Each year, it seems like the news headlines become gloomier and gloomier. In recent months we’ve had a global pandemic, international conflict, wildfires, climate change, and the skyrocketing cost of living crisis. You’d be forgiven for thinking that the world is getting worse.
But this is not the case. The reason news headlines are increasingly negative is nothing to do with the state of the world. After all, the history books are full of wars, pandemics, and disastrous weather events – they’re nothing new. The reason is down to clicks. News outlets know that the attention-grabbing, fear-mongering articles are the ones that get the most views and comments, and so they produce more of them.
When you watch the news, listen to the radio, or scroll through Twitter, it can seem like you are trapped in a hell of your own making, but it is all just a matter of perspective. Change your perspective, and things will look a lot better.
You might think that staying up to date with the news is essential in the modern world. You need to know what is going on to stay current and in the know. But ask yourself why this is necessary? The act of habitually absorbing negative news stories is known as doomscrolling, and it can be an extremely harmful habit. It can cause stress and anxiety levels to soar and does little to improve your quality of life. There is nothing wrong with taking time to go off the grid and look after your mental health.
If you’re still unsure you can break away from the news, here are five reasons to do so in 2022.
Improve your mental health
Since the Covid-19 pandemic started, the number of people struggling with their mental health skyrocketed. This was due to many factors, including social isolation and concern for their loved ones. Still, it was undoubtedly augmented by anxiety about the world’s state, fueled by the news headlines. If you can put down your phone and fight the urge to check the news constantly, you will find your mental health rapidly improves. Your stress levels will decrease, your mind will clear, and you will be a happier and more positive person as a result.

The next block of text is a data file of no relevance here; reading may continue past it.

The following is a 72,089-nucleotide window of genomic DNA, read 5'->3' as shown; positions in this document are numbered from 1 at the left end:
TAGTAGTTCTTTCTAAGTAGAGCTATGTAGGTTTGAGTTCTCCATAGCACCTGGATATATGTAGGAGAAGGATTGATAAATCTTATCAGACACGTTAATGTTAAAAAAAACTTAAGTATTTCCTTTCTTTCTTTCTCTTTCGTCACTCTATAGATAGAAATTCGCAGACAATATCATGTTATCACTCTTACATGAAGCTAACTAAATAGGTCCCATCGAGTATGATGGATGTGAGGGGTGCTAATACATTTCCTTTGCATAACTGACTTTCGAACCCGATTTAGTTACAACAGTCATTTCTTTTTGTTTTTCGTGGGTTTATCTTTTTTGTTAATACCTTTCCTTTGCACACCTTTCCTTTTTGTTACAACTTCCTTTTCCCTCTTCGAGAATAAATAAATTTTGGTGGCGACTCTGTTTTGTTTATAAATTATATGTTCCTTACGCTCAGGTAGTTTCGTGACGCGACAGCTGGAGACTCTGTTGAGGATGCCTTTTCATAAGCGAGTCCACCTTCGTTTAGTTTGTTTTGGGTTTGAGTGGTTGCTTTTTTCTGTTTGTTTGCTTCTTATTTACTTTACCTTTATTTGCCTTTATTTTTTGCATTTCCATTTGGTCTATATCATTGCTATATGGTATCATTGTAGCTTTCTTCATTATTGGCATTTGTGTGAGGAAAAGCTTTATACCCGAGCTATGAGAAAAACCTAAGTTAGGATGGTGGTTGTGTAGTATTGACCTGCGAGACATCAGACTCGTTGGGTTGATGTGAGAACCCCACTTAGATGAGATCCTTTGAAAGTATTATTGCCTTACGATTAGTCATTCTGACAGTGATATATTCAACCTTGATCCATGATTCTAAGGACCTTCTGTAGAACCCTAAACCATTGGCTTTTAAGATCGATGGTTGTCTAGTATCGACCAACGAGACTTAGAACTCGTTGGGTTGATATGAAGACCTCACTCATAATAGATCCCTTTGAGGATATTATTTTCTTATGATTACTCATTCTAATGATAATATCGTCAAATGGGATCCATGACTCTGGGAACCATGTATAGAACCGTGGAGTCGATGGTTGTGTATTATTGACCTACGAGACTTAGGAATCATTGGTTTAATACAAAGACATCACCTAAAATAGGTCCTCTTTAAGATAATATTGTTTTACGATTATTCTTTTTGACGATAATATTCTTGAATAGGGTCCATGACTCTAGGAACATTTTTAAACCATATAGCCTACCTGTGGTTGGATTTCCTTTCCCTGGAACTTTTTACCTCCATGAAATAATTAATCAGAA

Stop giving them money
When you’re reading the news online, you probably don’t notice the vast amounts of digital advertising littering the screen. But every time they appear in front of you, these global corporations are making money through ad revenue. They lure you into their depressing articles through clickbait-style headlines and then see their impressions and click rates go up and earn money off your vulnerability. Stop feeding the capitalist machine and eliminate these ads from your life.
Most of it doesn’t affect you
Some of the news you read may have a direct impact on your life, such as the latest Covid regulations or updates on energy costs. But the truth is that most of the media you consume doesn’t affect you. How much time do you spend reading articles about grisly murders in another part of the world, the latest celebrity divorce, or some economist about Bitcoin transactions? The most significant effect these stories have on you is that they make you more stressed and unhappy.
You won’t miss anything
People who don’t read or watch the news rarely feel like missing out. Any information that is relevant to you will make its way to you through the people around you. When you first tear yourself away from the news, you might initially feel worried that you’re missing crucial facts, but after a while, you will stop caring and start enjoying your life.
You’ll have more free time
The most significant impact of avoiding the news is that you will have so much more free time to live your life. How often have you opened your favorite news website, ending up in an hour-long cycle of procrastination and despair? Instead, you can make the most of all this extra time to do the things that matter to you.
Add an extra hour to play with your kids each day, exercise more, or refresh yourself with some more time in bed. The choice is yours. Your life will become more fulfilling and satisfying, and you’ll start to wonder why you ever felt the need to keep up with the news in the first place.